Even on a well-protected Linux system, data loss is still an imminent risk. And chances are, it might hit you when you least expect it. So, you might want to prepare for such an outcome by backing up your Linux server. This should serve as a supplementary protection measure in case everything else fails.
It’s worth noting, however, that there are different methodologies of backing up Linux servers. How you choose to proceed depends significantly on the type of server you’re running.
And to help you with that, this article covers the file types you should focus on while backing up various Linux servers.
Types of Linux Servers
Linux is an extensively dynamic system with a wide array of solutions for varying hardware devices. How a Linux operating system runs on your PC is very different compared to servers and embedded devices.
To keep it simple, we’ve featured the three principal Linux server purposes, plus their corresponding file backup processes. It’s possible to stack up numerous roles on one Linux Server. Some organizations, for instance, choose to combine a web server and databases on one server.
Therefore, since each of these roles has its own distinct file framework, administrators end up using different backup methodologies on the same server.
How to Back Up Linux Database Server
Linux servers that run databases are particularly vulnerable to attacks because they serve as the main data center. That, in essence, means they fundamentally hold extensive volumes of data.
In case of an attack or system failure, therefore, you stand to lose quite a lot of data at once. And that could ultimately prove to be detrimental to your entire organization. Unless, of course, you already have backups in place.
That said, conducting database backups is pretty simple. But, don’t rush into it by directly replicating the server files. Copying and pasting your database data will only create invalid backups. In other words, you won’t be able to leverage them for recovery and system restoration.
Now, if you intend to keep valid backups, the best approach would be taking advantage of tools that are specifically built to facilitate Linux database backups.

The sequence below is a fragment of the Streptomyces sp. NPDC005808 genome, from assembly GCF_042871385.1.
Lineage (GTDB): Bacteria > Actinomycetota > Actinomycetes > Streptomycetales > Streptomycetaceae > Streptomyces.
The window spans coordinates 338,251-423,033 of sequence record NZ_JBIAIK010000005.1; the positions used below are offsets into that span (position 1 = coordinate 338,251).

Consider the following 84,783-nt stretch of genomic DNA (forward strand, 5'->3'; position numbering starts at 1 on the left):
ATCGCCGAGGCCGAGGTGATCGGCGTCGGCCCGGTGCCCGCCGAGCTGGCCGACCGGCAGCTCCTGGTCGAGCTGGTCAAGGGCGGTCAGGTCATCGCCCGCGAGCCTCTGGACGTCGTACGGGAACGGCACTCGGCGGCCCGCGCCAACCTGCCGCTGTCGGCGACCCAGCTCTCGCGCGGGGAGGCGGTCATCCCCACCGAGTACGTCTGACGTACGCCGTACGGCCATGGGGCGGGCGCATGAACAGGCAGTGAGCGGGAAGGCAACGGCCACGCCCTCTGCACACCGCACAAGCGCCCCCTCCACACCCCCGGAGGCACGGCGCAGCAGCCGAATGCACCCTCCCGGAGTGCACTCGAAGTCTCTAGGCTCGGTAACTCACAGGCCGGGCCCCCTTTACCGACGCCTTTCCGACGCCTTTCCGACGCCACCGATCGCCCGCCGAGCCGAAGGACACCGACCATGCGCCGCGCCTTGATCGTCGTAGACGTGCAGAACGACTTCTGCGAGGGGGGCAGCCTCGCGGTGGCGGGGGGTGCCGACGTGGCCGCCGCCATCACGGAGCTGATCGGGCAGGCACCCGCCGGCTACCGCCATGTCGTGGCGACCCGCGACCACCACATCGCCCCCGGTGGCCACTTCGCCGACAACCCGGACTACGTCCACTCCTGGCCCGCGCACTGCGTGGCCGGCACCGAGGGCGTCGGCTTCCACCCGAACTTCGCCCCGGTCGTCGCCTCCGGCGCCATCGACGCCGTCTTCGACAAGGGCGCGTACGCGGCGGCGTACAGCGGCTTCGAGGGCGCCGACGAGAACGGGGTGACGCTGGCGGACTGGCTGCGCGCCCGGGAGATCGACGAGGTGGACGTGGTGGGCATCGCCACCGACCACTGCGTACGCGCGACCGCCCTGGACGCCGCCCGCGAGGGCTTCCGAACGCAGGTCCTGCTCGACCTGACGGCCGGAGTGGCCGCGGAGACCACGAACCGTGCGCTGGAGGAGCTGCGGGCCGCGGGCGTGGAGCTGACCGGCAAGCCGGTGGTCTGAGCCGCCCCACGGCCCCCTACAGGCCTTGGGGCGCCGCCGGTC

How To Back Up Linux Web Server
Linux web servers are used for site hosting. And since that basically comes with critical site data, Linux web servers should also be backed up accordingly.
It’s worth noting, however, that some of your hosted apps might be relying on database data. If that happens to be the case, you have no choice but to use the database backup methodology we’ve just discussed.
So, you might want to confirm the type of applications you’re running on your server before proceeding. There’s no cause for alarm though. Most web applications are hosted entirely in static form. Consequently, you can easily transfer data from the server to its backup storage by simply copying and pasting.
Now, the first step, of course, is identifying the core server files. You can find their precise directories after assessing the configuration files on your server.
Once you identify the principal directory, you can go ahead and copy the configuration files directly. The rules are the same as web servers’.
The restoration process, however, might be slightly different. If some of your configuration files are server-specific, restoring them directly from their backup storage might not be possible. But, the good thing is, they’ll still give you a reference point for rebuilding your Linux web server.
How To Back Up Linux File Server
Linux file servers, on the other hand, serve as file repositories that primarily supply other servers with data. They also tend to distribute data to users through networks.
But, unlike their database and web server counterparts, most Linux file servers are engineered to safeguard data at all times. As a result, some of them utilize RAID arrays to maintain constant data access when system failures like disk crashes occur.
That notwithstanding, it still a good idea to include file servers in your backup strategy. Despite their impressive build, they are not immune to all the possible risk factors. So, in short, ensure you create remote backups of your file server data too.
Finally, as you back up your Linux system to the cloud, remember to apply extra precautions to protect your data against unauthorized public access. MSP360 provides tools for setting up encryption, as well as configuring other backup parameters based on your server type.